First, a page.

The Legacy manual specifies changing the front and rear differential fluid every 30k miles or 2 years. This Instructable will demonstrate how to do this for a 1999 Subaru Legacy and should be similar for other years as well. I completed this maintenance on my car at the Menlo Park TechShop and appreciated the extra space and tools in the auto-bay (I made it at TechShop).
Step 1: Gather Tools and Supplies
The tools I used included:
17 mm and 19 mm sockets
fluid catch basin
rags and news paper
For supplies I used:
differential fluid (3 quarts of 80W-90)
new washers (not shown)
Step 2: Elevate the Car
Use the floor jack to lift the front and rear of your car, and place jack-stands at all four corners. Try to elevate the car so it is level - this will ensure proper fluid levels when refilling later.
I used the tow hooks to jack up the car and then placed the jack stands under the pinch welds at all four corners.
Note: In anticipation of having all four wheels off the ground, I broke the lug nuts loose on the wheels, lifted the car, and rotated the tires. The manual indicates switching the front to the rear and rear to front; keeping the left on the left and right on the right sides. If you do this, remember to re-tighten the lug nuts when you lower the car.
Step 3: Drain the Fluid From the FRONT Differentail
Before draining the old fluid, make sure you can find the dip-stick and know where to refill the fluid. On my '99 Legacy the dip-stick is between the air intake and the fire wall, on the passenger side (don't confuse this dip-stick with the transmission dip-stick - the differential dip-stick is shorter and only has one set of low/full lines). The new differential fluid will be poured down the tube for the dip-stick.
Now place the news papers and fluid catch pan under the differential. The differential is between the exhaust and the sub-frame. It has fins on the outside (again, don't get confused and drain the transmission, which has a pan with lots of bolts around the perimeter and is on the driver's side).
Use the 19 mm socket and breaker bar to loosen and remove the drain plug from the differential. This is the step where I used the kitty litter to soak up the oil I spilled all over the floor. It came out a lot faster than I was expecting, so be ready.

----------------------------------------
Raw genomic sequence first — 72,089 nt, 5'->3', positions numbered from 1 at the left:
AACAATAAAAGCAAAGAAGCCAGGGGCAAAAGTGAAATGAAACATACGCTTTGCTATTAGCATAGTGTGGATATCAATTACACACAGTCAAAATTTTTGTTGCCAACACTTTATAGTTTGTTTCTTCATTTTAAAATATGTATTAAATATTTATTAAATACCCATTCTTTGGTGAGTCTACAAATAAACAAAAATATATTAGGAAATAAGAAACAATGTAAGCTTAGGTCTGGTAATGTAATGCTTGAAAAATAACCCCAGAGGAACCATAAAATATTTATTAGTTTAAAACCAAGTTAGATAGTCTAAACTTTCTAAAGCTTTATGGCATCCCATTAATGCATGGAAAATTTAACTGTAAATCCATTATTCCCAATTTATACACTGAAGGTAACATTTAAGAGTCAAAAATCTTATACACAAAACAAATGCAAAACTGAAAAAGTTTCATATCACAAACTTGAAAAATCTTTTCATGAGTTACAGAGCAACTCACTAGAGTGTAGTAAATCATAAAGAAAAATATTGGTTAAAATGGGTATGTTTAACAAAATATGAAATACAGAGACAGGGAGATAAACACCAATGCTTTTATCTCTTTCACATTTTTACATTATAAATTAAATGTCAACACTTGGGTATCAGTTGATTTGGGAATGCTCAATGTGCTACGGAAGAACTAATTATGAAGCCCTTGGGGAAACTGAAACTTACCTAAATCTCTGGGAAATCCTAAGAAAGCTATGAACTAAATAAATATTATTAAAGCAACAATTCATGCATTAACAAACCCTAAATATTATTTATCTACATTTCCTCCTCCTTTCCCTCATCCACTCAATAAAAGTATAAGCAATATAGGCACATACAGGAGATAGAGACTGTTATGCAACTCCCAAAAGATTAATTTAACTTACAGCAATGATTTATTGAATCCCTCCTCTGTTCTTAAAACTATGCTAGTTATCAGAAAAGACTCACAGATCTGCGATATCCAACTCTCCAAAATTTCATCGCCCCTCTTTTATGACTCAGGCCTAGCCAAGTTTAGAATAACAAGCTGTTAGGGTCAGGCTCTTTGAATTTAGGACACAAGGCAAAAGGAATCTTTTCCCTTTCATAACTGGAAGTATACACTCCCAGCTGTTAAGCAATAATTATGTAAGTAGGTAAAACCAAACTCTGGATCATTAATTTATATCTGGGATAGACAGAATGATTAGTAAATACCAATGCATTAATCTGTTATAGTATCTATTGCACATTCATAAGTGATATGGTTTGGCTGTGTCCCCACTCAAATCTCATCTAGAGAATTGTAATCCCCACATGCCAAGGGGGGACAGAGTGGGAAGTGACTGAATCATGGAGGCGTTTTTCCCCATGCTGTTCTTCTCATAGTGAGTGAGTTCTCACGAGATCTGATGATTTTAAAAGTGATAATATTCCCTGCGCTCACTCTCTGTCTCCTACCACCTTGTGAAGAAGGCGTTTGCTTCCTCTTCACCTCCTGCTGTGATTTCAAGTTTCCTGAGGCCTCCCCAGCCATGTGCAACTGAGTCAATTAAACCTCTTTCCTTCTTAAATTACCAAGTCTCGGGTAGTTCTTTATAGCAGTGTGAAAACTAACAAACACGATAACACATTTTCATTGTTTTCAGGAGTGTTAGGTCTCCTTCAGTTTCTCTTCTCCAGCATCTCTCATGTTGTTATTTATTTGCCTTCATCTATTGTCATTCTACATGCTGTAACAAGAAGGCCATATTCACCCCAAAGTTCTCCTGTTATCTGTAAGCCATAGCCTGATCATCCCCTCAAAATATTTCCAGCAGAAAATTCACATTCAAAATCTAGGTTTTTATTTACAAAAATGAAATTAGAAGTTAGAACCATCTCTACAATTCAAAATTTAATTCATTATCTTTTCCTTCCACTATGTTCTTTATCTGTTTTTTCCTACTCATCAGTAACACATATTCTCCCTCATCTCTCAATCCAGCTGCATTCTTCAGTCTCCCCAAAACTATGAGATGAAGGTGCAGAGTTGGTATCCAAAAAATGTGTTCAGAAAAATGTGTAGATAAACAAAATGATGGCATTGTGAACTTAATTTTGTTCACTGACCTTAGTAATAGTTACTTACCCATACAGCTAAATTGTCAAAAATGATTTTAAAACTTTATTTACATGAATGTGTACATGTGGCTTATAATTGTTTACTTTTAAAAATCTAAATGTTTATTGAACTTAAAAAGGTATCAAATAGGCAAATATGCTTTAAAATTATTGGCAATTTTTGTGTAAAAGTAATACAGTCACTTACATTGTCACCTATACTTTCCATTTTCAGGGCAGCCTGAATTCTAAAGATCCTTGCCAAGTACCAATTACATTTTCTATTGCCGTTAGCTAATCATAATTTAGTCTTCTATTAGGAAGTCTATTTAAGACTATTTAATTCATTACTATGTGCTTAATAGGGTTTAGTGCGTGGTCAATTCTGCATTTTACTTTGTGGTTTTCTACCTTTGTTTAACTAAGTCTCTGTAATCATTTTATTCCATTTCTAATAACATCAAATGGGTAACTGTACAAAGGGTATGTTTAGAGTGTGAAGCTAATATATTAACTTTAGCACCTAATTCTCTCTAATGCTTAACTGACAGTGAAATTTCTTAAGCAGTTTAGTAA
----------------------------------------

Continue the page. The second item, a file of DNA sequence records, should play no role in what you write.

Step 4: Refill the FRONT Differential
First, clean off the drain plug. It has a magnet to catch any metal in the oil and some flakes are normal. Once the plug is clean, put it and the new washer back in the differential and use the torque wrench to tighten the drain plug to 44 Nm or 32.5 ft-lbs.
Now take the flexible tube and feed one end into the tube for the dip-stick. Put the funnel on the other end of the flexible tube and start pouring in the new fluid. Take your time on this step and check the fluid level often (with the dip-stick). If you put in too much fluid, you can drain some out from the bottom. I used over a quart (the spec. is 1.2 - 1.4 qt.) to get the fluid up to the "F".
Step 5: Drain the Fluid From the REAR Differential
Again, make sure you can fill up the differential by loosening the bolt on the fill hole first (at the top of the differential) with the 17 mm socket and breaker bar.
Remove the bolt on the drain hole and let all the fluid drain out.
Clean off the any metal on the magnet from the bolt removed from the drain.
Step 6: Refill the REAR Differential
Using the new crush washer, replace the drain plug (with the magnet) and torque the bolt to 44 Nm or 32.5 ft-lb.
At this point my plan was to use the flexible tube and funnel to refill the differential. I tried to position the bottle and tube so gravity would do the work, but I made little to no progress. Instead of the tube, I switched to the turkey baster to refill the fluid. This technique wasn't fast, but it got the job done. Notice I cut the first bottle (from the 1.2 qt front differential) down so I could have a nice source for the turkey baster. Add fluid to the differential until it starts pouring out the fill hole, and then replace the bolt and torque to spec (44 Nm or 32.5 ft-lb). I emptied the second bottle of fluid and used some of the third as well - the spec for the rear differential is 0.8 qt.
If you are wondering where the extra fluid went (1.2 + 0.8 should have been only 2 bottles), I spilled some fluid while trying to wrestle the tube and funnel before using the baster.
Now lower the car and drive*.
*REMINDER: if you rotated the tires in Step 2, make sure you re-tighten the lug nuts before driving.